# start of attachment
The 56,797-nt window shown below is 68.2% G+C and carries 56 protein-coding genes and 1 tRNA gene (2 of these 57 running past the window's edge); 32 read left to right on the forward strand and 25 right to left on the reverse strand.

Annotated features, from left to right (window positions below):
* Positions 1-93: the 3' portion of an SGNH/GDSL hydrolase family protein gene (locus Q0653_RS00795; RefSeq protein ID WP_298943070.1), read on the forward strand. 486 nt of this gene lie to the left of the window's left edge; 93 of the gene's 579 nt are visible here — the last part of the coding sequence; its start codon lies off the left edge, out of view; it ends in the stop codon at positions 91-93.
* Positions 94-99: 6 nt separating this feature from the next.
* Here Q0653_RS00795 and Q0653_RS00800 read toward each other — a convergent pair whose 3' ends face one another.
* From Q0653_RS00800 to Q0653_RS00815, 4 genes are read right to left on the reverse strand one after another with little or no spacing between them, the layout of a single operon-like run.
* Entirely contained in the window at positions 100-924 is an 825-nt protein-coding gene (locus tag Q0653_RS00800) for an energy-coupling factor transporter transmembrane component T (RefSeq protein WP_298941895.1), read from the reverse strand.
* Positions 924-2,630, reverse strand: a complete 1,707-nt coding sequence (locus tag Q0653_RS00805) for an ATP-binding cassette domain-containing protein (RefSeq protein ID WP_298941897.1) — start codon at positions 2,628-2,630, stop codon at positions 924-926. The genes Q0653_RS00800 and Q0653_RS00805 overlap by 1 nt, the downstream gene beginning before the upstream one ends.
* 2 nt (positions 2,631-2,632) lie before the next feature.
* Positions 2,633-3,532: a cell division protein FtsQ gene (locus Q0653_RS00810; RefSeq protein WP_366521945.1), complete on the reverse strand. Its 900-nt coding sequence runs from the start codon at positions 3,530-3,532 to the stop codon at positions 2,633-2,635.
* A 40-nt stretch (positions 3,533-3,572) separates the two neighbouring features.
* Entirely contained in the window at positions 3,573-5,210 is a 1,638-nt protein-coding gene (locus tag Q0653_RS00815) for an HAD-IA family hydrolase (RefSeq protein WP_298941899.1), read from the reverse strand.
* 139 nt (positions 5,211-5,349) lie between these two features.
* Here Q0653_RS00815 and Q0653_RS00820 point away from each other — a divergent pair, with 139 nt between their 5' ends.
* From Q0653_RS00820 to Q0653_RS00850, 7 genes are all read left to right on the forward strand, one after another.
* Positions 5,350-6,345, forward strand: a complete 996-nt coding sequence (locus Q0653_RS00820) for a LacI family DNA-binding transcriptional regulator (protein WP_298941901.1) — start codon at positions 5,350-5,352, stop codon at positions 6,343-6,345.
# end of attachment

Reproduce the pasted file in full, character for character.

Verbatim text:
The 56,797-nt window shown below is 68.2% G+C and carries 56 protein-coding genes and 1 tRNA gene (2 of these 57 running past the window's edge); 32 read left to right on the forward strand and 25 right to left on the reverse strand.

Annotated features, from left to right (window positions below):
* Positions 1-93: the 3' portion of an SGNH/GDSL hydrolase family protein gene (locus Q0653_RS00795; RefSeq protein ID WP_298943070.1), read on the forward strand. 486 nt of this gene lie to the left of the window's left edge; 93 of the gene's 579 nt are visible here — the last part of the coding sequence; its start codon lies off the left edge, out of view; it ends in the stop codon at positions 91-93.
* Positions 94-99: 6 nt separating this feature from the next.
* Here Q0653_RS00795 and Q0653_RS00800 read toward each other — a convergent pair whose 3' ends face one another.
* From Q0653_RS00800 to Q0653_RS00815, 4 genes are read right to left on the reverse strand one after another with little or no spacing between them, the layout of a single operon-like run.
* Entirely contained in the window at positions 100-924 is an 825-nt protein-coding gene (locus tag Q0653_RS00800) for an energy-coupling factor transporter transmembrane component T (RefSeq protein WP_298941895.1), read from the reverse strand.
* Positions 924-2,630, reverse strand: a complete 1,707-nt coding sequence (locus tag Q0653_RS00805) for an ATP-binding cassette domain-containing protein (RefSeq protein ID WP_298941897.1) — start codon at positions 2,628-2,630, stop codon at positions 924-926. The genes Q0653_RS00800 and Q0653_RS00805 overlap by 1 nt, the downstream gene beginning before the upstream one ends.
* 2 nt (positions 2,631-2,632) lie before the next feature.
* Positions 2,633-3,532: a cell division protein FtsQ gene (locus Q0653_RS00810; RefSeq protein WP_366521945.1), complete on the reverse strand. Its 900-nt coding sequence runs from the start codon at positions 3,530-3,532 to the stop codon at positions 2,633-2,635.
* A 40-nt stretch (positions 3,533-3,572) separates the two neighbouring features.
* Entirely contained in the window at positions 3,573-5,210 is a 1,638-nt protein-coding gene (locus tag Q0653_RS00815) for an HAD-IA family hydrolase (RefSeq protein WP_298941899.1), read from the reverse strand.
* 139 nt (positions 5,211-5,349) lie between these two features.
* Here Q0653_RS00815 and Q0653_RS00820 point away from each other — a divergent pair, with 139 nt between their 5' ends.
* From Q0653_RS00820 to Q0653_RS00850, 7 genes are all read left to right on the forward strand, one after another.
* Positions 5,350-6,345, forward strand: a complete 996-nt coding sequence (locus Q0653_RS00820) for a LacI family DNA-binding transcriptional regulator (protein WP_298941901.1) — start codon at positions 5,350-5,352, stop codon at positions 6,343-6,345.